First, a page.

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Surprise £240,000 Government grant saves Mary Seacole statue

GOVERNMENT GRANT: The statue of Mary Seacole is the first of a named black woman in Britain

AFTER AN "uphill struggle", campaigners can finally celebrate their efforts to commemorate the life and work of historical figure Mary Seacole.

Though plagued with financial battles, The Mary Seacole Memorial Statue Appeal will receive £240,000 from banking fines to help “commemorate a nurse and heroine of the Crimean War”.

The announcement came as part of Chancellor George Osborne’s autumn statement and spending review.

Responding to the announcement, Lord Soley, Chair of the Appeal, said: “I am absolutely delighted with this news. It means that we can now complete the installation next spring.

“It was an uphill struggle to raise funds for the statue itself, but that was achieved through the generosity of individual nurses, soldiers and others. Supporters of the appeal, including trustees and ambassadors, are to be congratulated for the hard work they put in to make sure the statue was completed.”

The effigy will be the first statue of a named black woman in Britain.

The 15-foot plus bronze statue of Mary Seacole, who was voted Greatest Black Briton in 2004, will sit in the grounds of the renowned St Thomas’ hospital, opposite the Houses of Parliament, and is set to become a major London landmark.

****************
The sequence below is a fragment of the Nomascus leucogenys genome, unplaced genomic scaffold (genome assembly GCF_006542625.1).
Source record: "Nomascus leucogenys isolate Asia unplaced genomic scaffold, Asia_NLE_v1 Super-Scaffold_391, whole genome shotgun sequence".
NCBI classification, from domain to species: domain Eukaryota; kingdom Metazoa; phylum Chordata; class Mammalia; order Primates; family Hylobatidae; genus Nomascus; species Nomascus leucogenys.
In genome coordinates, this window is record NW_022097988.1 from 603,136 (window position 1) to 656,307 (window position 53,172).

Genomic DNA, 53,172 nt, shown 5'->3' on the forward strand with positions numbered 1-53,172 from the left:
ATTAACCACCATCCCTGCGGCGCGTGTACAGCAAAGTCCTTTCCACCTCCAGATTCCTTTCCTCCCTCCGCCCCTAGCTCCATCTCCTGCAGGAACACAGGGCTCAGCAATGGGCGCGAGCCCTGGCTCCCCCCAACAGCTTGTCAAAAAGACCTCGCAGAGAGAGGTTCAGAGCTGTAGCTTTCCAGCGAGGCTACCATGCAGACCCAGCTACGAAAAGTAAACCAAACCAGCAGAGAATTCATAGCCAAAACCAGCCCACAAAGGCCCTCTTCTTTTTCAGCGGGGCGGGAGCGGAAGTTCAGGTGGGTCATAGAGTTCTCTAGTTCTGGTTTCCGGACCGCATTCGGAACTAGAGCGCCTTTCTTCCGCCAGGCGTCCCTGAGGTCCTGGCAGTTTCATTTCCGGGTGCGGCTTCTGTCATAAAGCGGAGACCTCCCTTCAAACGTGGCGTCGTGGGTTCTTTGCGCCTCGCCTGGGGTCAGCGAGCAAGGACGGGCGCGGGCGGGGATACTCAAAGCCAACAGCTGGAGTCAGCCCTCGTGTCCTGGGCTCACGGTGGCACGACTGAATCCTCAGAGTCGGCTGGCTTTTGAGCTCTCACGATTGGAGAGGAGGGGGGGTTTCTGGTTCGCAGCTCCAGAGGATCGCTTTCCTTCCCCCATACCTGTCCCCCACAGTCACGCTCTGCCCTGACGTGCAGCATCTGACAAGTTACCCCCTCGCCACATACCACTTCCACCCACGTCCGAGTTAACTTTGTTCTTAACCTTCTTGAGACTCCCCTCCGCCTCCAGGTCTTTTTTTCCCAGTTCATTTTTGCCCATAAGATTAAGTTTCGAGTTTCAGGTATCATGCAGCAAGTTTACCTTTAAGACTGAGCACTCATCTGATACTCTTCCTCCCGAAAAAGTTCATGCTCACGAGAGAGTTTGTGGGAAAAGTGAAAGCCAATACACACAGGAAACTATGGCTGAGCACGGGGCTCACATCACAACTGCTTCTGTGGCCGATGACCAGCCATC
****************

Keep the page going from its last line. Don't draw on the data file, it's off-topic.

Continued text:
Campaigners were met with financial difficulty earlier this year, which halted the original unveiling, scheduled for autumn this year.

The Chancellor’s announcement has meant that the Jamaican-Scottish Crimean War heroine will be immortalised and ‘given the recognition she deserves’ as campaigners have said.

The bronze statue has been designed by sculptor Martin Jennings’ whose previous works include Sir John Betjeman at St Pancras station in London and a bust of the Queen Mother in St Paul’s Cathedral.

Part of the charity funding will be spent on a memorial garden to commemorate health workers, both civilian and military, who have put themselves in harm’s way in conflict zones or in combating disease, such as the recent Ebola crisis.

No decision has yet been taken about the site of the memorial garden but discussions will be taking place with a number of hospitals, including St Thomas’.

Lord Soley added: “The Army are on board with this and we will be working together to ensure that it is a fitting memorial to military nurses and other healthcare staff.”

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